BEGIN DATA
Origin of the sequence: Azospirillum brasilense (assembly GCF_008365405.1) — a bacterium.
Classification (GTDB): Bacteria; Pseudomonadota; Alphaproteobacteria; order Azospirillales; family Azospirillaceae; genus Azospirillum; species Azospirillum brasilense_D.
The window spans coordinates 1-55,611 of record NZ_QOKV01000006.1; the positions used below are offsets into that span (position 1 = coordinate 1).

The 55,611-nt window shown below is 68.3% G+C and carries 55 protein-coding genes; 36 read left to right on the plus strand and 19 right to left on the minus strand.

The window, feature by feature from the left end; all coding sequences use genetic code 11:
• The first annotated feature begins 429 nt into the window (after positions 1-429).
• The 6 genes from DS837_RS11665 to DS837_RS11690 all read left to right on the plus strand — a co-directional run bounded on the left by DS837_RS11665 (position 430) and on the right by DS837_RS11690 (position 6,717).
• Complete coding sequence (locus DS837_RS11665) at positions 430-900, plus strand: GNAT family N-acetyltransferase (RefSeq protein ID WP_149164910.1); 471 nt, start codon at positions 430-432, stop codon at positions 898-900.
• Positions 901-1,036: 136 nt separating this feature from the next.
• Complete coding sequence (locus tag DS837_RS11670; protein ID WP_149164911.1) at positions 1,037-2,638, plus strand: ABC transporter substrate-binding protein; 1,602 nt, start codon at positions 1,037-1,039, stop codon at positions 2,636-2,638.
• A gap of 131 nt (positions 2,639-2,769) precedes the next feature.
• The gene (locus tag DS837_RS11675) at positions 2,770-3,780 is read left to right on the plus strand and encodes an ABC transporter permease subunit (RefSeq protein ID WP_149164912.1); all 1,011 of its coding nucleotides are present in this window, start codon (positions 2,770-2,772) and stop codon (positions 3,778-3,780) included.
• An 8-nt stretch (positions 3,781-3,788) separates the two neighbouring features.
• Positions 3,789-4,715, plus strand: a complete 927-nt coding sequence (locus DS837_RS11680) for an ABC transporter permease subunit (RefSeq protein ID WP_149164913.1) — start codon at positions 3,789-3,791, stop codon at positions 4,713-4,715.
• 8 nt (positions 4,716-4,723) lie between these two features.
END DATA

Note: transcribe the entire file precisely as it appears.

Origin of the sequence: Azospirillum brasilense (assembly GCF_008365405.1) — a bacterium.
Classification (GTDB): Bacteria; Pseudomonadota; Alphaproteobacteria; order Azospirillales; family Azospirillaceae; genus Azospirillum; species Azospirillum brasilense_D.
The window spans coordinates 1-55,611 of record NZ_QOKV01000006.1; the positions used below are offsets into that span (position 1 = coordinate 1).

The 55,611-nt window shown below is 68.3% G+C and carries 55 protein-coding genes; 36 read left to right on the plus strand and 19 right to left on the minus strand.

The window, feature by feature from the left end; all coding sequences use genetic code 11:
• The first annotated feature begins 429 nt into the window (after positions 1-429).
• The 6 genes from DS837_RS11665 to DS837_RS11690 all read left to right on the plus strand — a co-directional run bounded on the left by DS837_RS11665 (position 430) and on the right by DS837_RS11690 (position 6,717).
• Complete coding sequence (locus DS837_RS11665) at positions 430-900, plus strand: GNAT family N-acetyltransferase (RefSeq protein ID WP_149164910.1); 471 nt, start codon at positions 430-432, stop codon at positions 898-900.
• Positions 901-1,036: 136 nt separating this feature from the next.
• Complete coding sequence (locus tag DS837_RS11670; protein ID WP_149164911.1) at positions 1,037-2,638, plus strand: ABC transporter substrate-binding protein; 1,602 nt, start codon at positions 1,037-1,039, stop codon at positions 2,636-2,638.
• A gap of 131 nt (positions 2,639-2,769) precedes the next feature.
• The gene (locus tag DS837_RS11675) at positions 2,770-3,780 is read left to right on the plus strand and encodes an ABC transporter permease subunit (RefSeq protein ID WP_149164912.1); all 1,011 of its coding nucleotides are present in this window, start codon (positions 2,770-2,772) and stop codon (positions 3,778-3,780) included.
• An 8-nt stretch (positions 3,781-3,788) separates the two neighbouring features.
• Positions 3,789-4,715, plus strand: a complete 927-nt coding sequence (locus DS837_RS11680) for an ABC transporter permease subunit (RefSeq protein ID WP_149164913.1) — start codon at positions 3,789-3,791, stop codon at positions 4,713-4,715.
• 8 nt (positions 4,716-4,723) lie between these two features.